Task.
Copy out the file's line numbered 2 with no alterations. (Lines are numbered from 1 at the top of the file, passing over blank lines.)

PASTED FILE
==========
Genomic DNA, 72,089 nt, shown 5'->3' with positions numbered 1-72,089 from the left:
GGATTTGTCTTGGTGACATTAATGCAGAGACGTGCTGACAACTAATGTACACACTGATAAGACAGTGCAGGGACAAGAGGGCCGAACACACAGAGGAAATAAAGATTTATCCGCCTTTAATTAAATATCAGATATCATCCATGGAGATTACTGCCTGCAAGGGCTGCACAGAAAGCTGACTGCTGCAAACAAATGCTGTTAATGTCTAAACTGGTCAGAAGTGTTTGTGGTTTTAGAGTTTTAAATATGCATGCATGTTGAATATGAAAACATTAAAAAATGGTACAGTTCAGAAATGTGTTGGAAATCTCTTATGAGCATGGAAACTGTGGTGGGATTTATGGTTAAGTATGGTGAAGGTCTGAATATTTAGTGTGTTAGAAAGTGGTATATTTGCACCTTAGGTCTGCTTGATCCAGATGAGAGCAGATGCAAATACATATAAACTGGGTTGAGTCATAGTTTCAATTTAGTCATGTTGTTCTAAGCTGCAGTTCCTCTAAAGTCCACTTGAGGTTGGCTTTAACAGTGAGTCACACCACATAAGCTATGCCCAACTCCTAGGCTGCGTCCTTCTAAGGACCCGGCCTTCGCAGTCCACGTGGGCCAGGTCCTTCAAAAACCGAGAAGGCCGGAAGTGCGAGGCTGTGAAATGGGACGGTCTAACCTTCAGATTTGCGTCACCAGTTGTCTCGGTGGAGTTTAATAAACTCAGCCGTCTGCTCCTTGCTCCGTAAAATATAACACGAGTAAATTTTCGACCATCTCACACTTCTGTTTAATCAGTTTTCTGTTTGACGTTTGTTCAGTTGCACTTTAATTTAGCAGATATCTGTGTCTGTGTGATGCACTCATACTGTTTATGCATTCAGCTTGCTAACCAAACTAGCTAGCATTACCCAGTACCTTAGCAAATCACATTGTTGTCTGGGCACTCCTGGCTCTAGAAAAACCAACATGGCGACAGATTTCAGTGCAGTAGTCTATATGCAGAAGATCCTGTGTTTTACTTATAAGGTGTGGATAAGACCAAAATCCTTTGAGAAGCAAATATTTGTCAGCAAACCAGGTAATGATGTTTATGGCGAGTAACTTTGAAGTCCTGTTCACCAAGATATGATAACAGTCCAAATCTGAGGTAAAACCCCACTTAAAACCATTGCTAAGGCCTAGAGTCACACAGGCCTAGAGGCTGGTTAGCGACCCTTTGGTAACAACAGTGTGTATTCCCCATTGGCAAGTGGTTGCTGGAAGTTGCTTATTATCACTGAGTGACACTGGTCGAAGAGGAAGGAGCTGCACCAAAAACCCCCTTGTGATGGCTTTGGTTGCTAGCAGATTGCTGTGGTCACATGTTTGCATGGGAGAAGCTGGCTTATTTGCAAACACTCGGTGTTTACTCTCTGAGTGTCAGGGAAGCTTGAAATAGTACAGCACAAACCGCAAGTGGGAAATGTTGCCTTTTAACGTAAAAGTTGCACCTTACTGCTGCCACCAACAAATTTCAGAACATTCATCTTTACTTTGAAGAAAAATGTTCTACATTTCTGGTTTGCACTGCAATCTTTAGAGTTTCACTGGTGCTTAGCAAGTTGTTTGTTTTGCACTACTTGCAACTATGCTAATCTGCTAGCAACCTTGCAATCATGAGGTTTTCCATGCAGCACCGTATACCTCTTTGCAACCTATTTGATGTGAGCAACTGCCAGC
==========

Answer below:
GGATTTGTCTTGGTGACATTAATGCAGAGACGTGCTGACAACTAATGTACACACTGATAAGACAGTGCAGGGACAAGAGGGCCGAACACACAGAGGAAATAAAGATTTATCCGCCTTTAATTAAATATCAGATATCATCCATGGAGATTACTGCCTGCAAGGGCTGCACAGAAAGCTGACTGCTGCAAACAAATGCTGTTAATGTCTAAACTGGTCAGAAGTGTTTGTGGTTTTAGAGTTTTAAATATGCATGCATGTTGAATATGAAAACATTAAAAAATGGTACAGTTCAGAAATGTGTTGGAAATCTCTTATGAGCATGGAAACTGTGGTGGGATTTATGGTTAAGTATGGTGAAGGTCTGAATATTTAGTGTGTTAGAAAGTGGTATATTTGCACCTTAGGTCTGCTTGATCCAGATGAGAGCAGATGCAAATACATATAAACTGGGTTGAGTCATAGTTTCAATTTAGTCATGTTGTTCTAAGCTGCAGTTCCTCTAAAGTCCACTTGAGGTTGGCTTTAACAGTGAGTCACACCACATAAGCTATGCCCAACTCCTAGGCTGCGTCCTTCTAAGGACCCGGCCTTCGCAGTCCACGTGGGCCAGGTCCTTCAAAAACCGAGAAGGCCGGAAGTGCGAGGCTGTGAAATGGGACGGTCTAACCTTCAGATTTGCGTCACCAGTTGTCTCGGTGGAGTTTAATAAACTCAGCCGTCTGCTCCTTGCTCCGTAAAATATAACACGAGTAAATTTTCGACCATCTCACACTTCTGTTTAATCAGTTTTCTGTTTGACGTTTGTTCAGTTGCACTTTAATTTAGCAGATATCTGTGTCTGTGTGATGCACTCATACTGTTTATGCATTCAGCTTGCTAACCAAACTAGCTAGCATTACCCAGTACCTTAGCAAATCACATTGTTGTCTGGGCACTCCTGGCTCTAGAAAAACCAACATGGCGACAGATTTCAGTGCAGTAGTCTATATGCAGAAGATCCTGTGTTTTACTTATAAGGTGTGGATAAGACCAAAATCCTTTGAGAAGCAAATATTTGTCAGCAAACCAGGTAATGATGTTTATGGCGAGTAACTTTGAAGTCCTGTTCACCAAGATATGATAACAGTCCAAATCTGAGGTAAAACCCCACTTAAAACCATTGCTAAGGCCTAGAGTCACACAGGCCTAGAGGCTGGTTAGCGACCCTTTGGTAACAACAGTGTGTATTCCCCATTGGCAAGTGGTTGCTGGAAGTTGCTTATTATCACTGAGTGACACTGGTCGAAGAGGAAGGAGCTGCACCAAAAACCCCCTTGTGATGGCTTTGGTTGCTAGCAGATTGCTGTGGTCACATGTTTGCATGGGAGAAGCTGGCTTATTTGCAAACACTCGGTGTTTACTCTCTGAGTGTCAGGGAAGCTTGAAATAGTACAGCACAAACCGCAAGTGGGAAATGTTGCCTTTTAACGTAAAAGTTGCACCTTACTGCTGCCACCAACAAATTTCAGAACATTCATCTTTACTTTGAAGAAAAATGTTCTACATTTCTGGTTTGCACTGCAATCTTTAGAGTTTCACTGGTGCTTAGCAAGTTGTTTGTTTTGCACTACTTGCAACTATGCTAATCTGCTAGCAACCTTGCAATCATGAGGTTTTCCATGCAGCACCGTATACCTCTTTGCAACCTATTTGATGTGAGCAACTGCCAGC